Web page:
I have been taught to say thanks. That is one of the perks of being born to educated and cultured parents. I am sure they must have said thanks to the midwife when she handed me over to them – “Here, you have a son”– even though she had no role to play in me being born a son. That too after two daughters.

I never had the opportunity to deliver a “Thank you” speech, thanks to the inability of Oscars, Filmfare or Nobel committees to find me.

But then why wait for an opportunity provided by others when I can create my own? And thinking on those lines, I decided to thank all my organs for teaching me values, ethics, strategies and sacrifices. We have plenty of examples inside us, no need to look outside.

Thanks to my Tonsils. Tonsils were the first organ in my body to make their presence felt right in my innocent childhood. Any hint of Ice-cream or chutney, and they would raise their ugly and painful head. That would warrant a visit to the local doctor in govt dispensary. I am sure, the doctor knew only one word – ‘Penicillin’. One injection a day for five days. It was a well-rehearsed drill. Nurse would take out a whitened glass syringe from the boiler, put on a needle thick enough to support a pillar and fill it with the medicine. Bend over the knees of accompanying person, pulldown the shorts, let out the shriek while the nurse deposited the drug somewhere deep in the muscle. Almost every month. My Tonsils taught me to raise my head if I feel insulted. They taught me war strategies – raise your head and let the bums feel the pain of the jab.

Thanks to my Heart. It generates its own impulse, determines its own rhythm. Heart maintains the distribution and retrieval system of the body. It kept pumping blood throughout my infatuations. Even when burdened with heartaches of one sided affairs. My Heart taught me how to keep working when the things don’t go my way. It introduced me to Mirza Ghalib, for that I am indebted forever.

Thanks to my Intestines. They analyse all my inputs at length. All the useful ingredients are absorbed and rest is gently passed out. Once in a while if I ingest something too obnoxious, the gut reacts and throws it out forcefully from either end. The accompanying discomfort is gentle reminder to keep away from such things. My Intestines taught me how to sift good from useless and imbibe the good only. Gut instinct is another entity, but sometimes it plays pranks also.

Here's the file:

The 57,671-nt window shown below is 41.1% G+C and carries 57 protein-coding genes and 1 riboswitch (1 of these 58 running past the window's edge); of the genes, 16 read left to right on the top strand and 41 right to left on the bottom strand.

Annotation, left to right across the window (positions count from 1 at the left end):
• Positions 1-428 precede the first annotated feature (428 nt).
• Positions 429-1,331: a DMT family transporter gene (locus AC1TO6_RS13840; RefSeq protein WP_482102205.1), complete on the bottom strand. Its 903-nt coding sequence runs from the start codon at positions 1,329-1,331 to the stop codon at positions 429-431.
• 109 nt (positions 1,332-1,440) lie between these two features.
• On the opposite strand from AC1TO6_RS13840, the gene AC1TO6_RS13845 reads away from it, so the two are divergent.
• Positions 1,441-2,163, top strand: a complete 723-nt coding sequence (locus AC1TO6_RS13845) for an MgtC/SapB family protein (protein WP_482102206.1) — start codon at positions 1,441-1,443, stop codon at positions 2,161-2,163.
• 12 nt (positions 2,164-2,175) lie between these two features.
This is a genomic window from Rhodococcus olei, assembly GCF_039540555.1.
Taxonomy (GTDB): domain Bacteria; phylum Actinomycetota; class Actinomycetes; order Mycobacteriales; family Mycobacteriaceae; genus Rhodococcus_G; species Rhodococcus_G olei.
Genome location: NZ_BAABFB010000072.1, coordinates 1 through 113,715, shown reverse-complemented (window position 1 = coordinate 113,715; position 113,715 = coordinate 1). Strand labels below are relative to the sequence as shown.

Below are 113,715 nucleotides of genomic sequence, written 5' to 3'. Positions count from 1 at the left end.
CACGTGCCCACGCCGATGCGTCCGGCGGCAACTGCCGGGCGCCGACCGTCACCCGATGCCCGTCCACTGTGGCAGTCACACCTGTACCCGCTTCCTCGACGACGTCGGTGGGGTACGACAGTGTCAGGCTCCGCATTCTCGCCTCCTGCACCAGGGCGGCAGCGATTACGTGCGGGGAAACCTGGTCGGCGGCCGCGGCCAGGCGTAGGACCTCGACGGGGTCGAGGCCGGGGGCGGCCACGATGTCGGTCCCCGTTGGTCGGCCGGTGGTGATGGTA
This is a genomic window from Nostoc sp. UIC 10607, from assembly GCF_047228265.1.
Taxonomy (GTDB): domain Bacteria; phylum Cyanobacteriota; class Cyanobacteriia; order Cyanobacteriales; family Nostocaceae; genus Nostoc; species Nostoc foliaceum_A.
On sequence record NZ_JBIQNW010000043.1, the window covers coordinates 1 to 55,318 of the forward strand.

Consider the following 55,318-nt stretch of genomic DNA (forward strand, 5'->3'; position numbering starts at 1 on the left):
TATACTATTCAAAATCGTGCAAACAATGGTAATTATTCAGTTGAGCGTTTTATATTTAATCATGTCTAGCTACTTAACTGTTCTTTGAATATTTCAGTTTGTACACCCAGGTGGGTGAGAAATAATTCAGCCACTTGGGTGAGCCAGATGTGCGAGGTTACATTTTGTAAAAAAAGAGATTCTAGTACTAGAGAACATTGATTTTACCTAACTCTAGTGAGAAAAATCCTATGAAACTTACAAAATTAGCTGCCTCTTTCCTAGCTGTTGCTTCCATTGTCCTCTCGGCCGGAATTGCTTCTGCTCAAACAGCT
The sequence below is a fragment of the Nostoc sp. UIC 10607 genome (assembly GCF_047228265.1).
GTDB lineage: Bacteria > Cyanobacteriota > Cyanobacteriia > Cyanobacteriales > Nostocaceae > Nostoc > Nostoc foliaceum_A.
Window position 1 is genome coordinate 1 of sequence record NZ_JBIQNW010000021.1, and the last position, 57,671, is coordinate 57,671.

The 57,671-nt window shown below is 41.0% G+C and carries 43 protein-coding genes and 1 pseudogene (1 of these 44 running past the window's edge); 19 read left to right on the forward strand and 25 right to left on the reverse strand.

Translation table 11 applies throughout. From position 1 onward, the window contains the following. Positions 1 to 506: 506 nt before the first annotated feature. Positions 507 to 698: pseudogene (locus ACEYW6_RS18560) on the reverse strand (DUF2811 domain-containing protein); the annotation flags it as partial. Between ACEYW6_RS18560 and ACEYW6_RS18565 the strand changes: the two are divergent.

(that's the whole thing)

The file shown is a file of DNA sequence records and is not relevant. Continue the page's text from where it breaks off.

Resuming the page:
Thanks to my Bladder. It keeps storing the waste till there is right place to discard. I remember once when we, a group of friends on an outing, imbibed plenty of beer and then boarded a bus back to hometown. Quantity of beer ingested definitely exceeded the capacity of the bladder and soon it started emitting distress signals. One of the guys had to go to the driver and request him to stop the bus to avoid physical and social complications. The Bladder taught me to hold things till appropriate moment and also to ask for help if needed.

Thanks to my Tongue. It is truly a multipurpose organ. Taste. Talk. Explore. It is a slippery organ. Alcohol makes it more slippery. And many a times it creates slippery situations. It helped me develop taste for good things in life, it taught me how to talk in a cultured manner and how to avoid slippery situations. For example, right now I shall avoid talking about the ‘Explore’ part..!!

Thanks to my Back. I used it maximum to sleep on, still it managed its quota of pats and stabs. It taught me how to identify true friends and fair weathers.

Thanks to my Appendix. It troubled me once. The surgeon removed it and sent it to a lab in a jar, very unceremoniously. That taught me to remove the unnecessary and troublesome things from life.

Special thanks to my Spleen. I really do not know what it does and where it lies. It has taught me to contribute to someone’s life without making it obvious.

Now in my fifties, it is payback time for me. I take care of all my organs so that they keep working for decades to come. I know one of them is going to play spoilsport one day, develop a malignant focus or stop working all together. That will be check and mate for my journey on earth.

That has taught me to celebrate every day of life.



            Jocularly Serious  @ Times of India                                        April9, 2021.

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